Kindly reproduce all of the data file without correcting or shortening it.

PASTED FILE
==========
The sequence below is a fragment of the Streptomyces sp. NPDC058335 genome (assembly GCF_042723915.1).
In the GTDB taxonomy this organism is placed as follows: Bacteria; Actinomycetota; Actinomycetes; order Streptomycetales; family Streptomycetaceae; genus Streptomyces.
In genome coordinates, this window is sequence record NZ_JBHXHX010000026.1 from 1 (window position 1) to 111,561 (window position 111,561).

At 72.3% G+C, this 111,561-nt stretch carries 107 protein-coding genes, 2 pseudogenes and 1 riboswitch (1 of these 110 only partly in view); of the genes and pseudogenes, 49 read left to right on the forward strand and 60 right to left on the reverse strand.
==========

The sequence below is a fragment of the Streptomyces sp. NPDC058335 genome (assembly GCF_042723915.1).
In the GTDB taxonomy this organism is placed as follows: Bacteria; Actinomycetota; Actinomycetes; order Streptomycetales; family Streptomycetaceae; genus Streptomyces.
In genome coordinates, this window is sequence record NZ_JBHXHX010000026.1 from 1 (window position 1) to 111,561 (window position 111,561).

At 72.3% G+C, this 111,561-nt stretch carries 107 protein-coding genes, 2 pseudogenes and 1 riboswitch (1 of these 110 only partly in view); of the genes and pseudogenes, 49 read left to right on the forward strand and 60 right to left on the reverse strand.